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Did the Bucs win by losing?

Why the 2018 team would probably look drastically different if the Bucs had a winning record in 2017.

New Orleans Saints v Tampa Bay Buccaneers Photo by Joe Robbins/Getty Images

Losing stinks. The Tampa Bay Buccaneers have done plenty of it over the last 42 seasons. Anyone who has a vested interest in the team is tired of losing. The 2017 season was a perfect storm of bad injury luck, suspect play calling, terrible kicking, bone headed turnovers, special team woes and all around poor execution by the whole team which resulted in eleven losses and just five wins. But, despite all that losing, I’d argue the Bucs actually “won” in the end by overhauling a team in desperate need of change. The 2018 roster is the best collection of talent in over a decade. It’s my opinion that the absolute letdown in 2017 played a large role in making the 2018 roster a reality.

The NFL is a league built on parity. There are of course top teams and bottom teams, but the term “any given Sunday” exists for a reason. Despite the ridiculous amount of negatives that plagued the team, the Bucs were still in 10 one-score games in 2017. Unfortunately, they only won three of those one-score games, with five of those losses being by six points or less. Contrast that with the Bucs winning six one-score games in 2016 and you see just how razor thin the margin of error is in the NFL.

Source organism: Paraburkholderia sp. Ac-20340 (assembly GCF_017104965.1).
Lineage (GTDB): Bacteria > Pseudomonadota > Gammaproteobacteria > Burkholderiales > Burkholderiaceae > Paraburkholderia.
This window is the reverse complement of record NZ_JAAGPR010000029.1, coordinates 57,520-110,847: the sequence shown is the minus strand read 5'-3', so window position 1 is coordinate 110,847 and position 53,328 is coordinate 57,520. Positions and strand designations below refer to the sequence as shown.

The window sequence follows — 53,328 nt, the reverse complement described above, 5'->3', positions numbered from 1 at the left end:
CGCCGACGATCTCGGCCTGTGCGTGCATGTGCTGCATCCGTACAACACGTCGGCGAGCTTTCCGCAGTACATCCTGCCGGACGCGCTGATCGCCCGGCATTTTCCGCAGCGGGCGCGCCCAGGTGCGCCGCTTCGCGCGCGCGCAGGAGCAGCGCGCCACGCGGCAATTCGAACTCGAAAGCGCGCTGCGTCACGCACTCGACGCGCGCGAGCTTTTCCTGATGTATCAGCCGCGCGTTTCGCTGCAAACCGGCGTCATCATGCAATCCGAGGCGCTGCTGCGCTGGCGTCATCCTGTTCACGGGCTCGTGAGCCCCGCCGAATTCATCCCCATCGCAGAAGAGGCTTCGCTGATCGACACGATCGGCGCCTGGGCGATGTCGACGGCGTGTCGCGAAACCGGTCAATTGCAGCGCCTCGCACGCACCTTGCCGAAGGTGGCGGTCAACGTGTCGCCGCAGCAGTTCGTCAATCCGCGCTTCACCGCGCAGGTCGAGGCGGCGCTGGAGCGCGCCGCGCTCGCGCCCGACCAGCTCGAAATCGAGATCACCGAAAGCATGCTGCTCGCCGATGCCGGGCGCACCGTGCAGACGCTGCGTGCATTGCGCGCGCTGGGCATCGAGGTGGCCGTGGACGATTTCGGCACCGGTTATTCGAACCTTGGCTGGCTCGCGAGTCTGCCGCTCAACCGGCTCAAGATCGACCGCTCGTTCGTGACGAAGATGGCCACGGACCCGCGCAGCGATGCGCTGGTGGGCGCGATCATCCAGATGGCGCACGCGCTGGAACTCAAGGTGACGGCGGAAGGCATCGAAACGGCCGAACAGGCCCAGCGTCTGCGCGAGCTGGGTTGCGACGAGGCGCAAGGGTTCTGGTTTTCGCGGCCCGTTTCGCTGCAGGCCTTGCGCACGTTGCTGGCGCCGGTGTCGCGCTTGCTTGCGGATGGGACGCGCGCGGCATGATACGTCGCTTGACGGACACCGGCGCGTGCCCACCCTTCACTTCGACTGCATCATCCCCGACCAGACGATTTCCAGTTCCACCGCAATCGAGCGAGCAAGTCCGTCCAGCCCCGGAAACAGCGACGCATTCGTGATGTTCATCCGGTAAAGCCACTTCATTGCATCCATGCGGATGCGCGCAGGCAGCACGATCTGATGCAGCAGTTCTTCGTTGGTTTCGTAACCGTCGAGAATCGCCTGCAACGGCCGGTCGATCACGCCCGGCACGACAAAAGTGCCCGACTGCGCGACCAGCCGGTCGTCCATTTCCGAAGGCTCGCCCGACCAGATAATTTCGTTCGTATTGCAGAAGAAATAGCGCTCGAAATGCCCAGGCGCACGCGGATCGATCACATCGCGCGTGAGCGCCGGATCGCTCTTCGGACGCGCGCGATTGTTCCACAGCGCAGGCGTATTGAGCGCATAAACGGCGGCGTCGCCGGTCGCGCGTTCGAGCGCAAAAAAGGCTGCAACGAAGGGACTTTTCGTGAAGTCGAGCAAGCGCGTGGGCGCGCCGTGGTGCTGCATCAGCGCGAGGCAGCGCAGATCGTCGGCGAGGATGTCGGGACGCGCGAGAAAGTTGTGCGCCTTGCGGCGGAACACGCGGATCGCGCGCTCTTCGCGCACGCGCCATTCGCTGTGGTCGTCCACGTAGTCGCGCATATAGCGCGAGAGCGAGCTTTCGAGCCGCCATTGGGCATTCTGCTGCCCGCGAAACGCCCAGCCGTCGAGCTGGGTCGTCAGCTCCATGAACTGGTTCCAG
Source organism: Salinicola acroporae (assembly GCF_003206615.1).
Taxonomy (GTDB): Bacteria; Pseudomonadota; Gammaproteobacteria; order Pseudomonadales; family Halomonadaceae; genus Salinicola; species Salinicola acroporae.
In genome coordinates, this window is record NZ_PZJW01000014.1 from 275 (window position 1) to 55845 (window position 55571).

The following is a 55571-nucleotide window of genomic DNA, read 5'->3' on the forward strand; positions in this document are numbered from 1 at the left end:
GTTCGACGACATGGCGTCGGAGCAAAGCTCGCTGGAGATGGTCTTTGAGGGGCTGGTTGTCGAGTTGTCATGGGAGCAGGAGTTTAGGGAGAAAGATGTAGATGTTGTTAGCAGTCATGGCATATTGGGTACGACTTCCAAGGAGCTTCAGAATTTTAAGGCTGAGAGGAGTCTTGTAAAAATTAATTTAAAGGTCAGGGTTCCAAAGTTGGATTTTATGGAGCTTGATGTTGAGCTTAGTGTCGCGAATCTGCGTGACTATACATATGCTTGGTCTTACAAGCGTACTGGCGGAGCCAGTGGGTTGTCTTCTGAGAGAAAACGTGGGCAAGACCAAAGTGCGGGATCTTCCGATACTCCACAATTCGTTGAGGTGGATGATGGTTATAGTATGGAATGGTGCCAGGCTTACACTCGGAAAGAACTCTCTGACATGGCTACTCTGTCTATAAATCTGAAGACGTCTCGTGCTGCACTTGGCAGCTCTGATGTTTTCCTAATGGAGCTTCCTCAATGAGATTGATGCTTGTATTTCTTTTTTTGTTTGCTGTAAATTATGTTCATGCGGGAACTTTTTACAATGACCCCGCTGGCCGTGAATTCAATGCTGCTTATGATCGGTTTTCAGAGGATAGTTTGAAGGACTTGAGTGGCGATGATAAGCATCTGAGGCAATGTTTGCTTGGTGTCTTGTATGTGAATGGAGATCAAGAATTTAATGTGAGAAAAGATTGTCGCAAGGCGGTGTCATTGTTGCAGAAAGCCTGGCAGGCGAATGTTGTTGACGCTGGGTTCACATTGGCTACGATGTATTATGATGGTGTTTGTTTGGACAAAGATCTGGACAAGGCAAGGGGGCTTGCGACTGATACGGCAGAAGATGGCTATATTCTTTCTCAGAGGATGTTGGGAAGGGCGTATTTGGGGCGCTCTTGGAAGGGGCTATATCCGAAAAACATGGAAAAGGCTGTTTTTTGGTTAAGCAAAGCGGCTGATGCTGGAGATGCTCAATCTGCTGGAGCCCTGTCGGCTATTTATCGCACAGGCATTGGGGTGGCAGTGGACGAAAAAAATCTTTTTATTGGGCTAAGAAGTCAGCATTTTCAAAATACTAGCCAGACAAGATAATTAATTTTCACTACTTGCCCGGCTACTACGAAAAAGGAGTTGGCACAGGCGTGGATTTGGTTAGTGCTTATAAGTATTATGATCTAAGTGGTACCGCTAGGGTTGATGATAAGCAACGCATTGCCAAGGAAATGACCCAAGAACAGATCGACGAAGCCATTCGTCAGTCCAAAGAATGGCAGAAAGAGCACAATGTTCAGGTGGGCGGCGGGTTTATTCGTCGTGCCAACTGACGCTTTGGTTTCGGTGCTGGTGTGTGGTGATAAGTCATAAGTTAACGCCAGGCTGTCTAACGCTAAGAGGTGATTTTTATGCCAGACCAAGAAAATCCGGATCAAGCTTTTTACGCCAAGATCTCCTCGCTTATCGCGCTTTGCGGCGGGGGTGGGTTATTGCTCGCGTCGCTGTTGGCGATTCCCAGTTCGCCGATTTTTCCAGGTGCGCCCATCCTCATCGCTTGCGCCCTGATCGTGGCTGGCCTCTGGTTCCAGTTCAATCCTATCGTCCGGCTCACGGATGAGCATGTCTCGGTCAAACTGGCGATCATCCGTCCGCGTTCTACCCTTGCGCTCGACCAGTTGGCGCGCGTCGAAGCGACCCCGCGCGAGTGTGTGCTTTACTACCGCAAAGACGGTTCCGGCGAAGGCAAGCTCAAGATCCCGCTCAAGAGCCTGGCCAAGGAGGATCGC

But, what if the Bucs had found a way to win their last five games and finish with a record of 9-7? They still would have missed the playoffs, (again) but it would have been their second consecutive winning season under head coach Dirk Koetter and there would have been positive momentum about the team headed in the right direction.

Does general manager Jason Licht make the aggressive moves to finally fix the defensive line and improve the secondary if the Bucs had a winning season? Are Jason Pierre Paul, Beau Allen, Vinny Curry, Mitch Unrien, and Ryan Jensen in pewter and red with another 9-7 season? Or, would Licht have gambled on returning talent much like he did after the 2016 season (a total smoke and mirrors ruse) and mostly used free agency to apply band aids to the Bucs gaping wounds? I’m more inclined to believe it would have been the latter of those two scenarios. It’s a gamble to make a ton of moves in free agency, and the Bucs were being careful with their cap money, so I’m not trying to be too hard on Licht for his 2017 free agency moves, as I believe he’s a lot better of a GM than most fans are willing to believe.

If the Bucs had gone 9-7 instead of 5-11, they would have picked somewhere between sixteenth and twenty-first in the draft, depending on league tie breakers, instead of seventh overall. I firmly believe Licht would have grabbed two or three good players, but it would have been nothing like the haul he masterfully crafted by turning that seventh overall pick into three extra picks inside the top one hundred. The draft picks just solidified a very impressive offseason of moves to greatly improve the team.

As I said in the first paragraph, losing stinks. But maybe, just maybe the Bucs have a better chance of winning in 2018 because of the losses they took in 2017. It’s do or die time in Tampa Bay and I for one, am hopeful the team overhaul pays off come the end of the season.

What do you all think? Would Licht have gone “all in” like he did after another winning season? What scenario do you think is better?


Which scenario is best?

This poll is closed

  • 33%
    9-7 season
    (139 votes)
  • 66%
    5-11, but free agent & draft overhaul
    (280 votes)
419 votes total Vote Now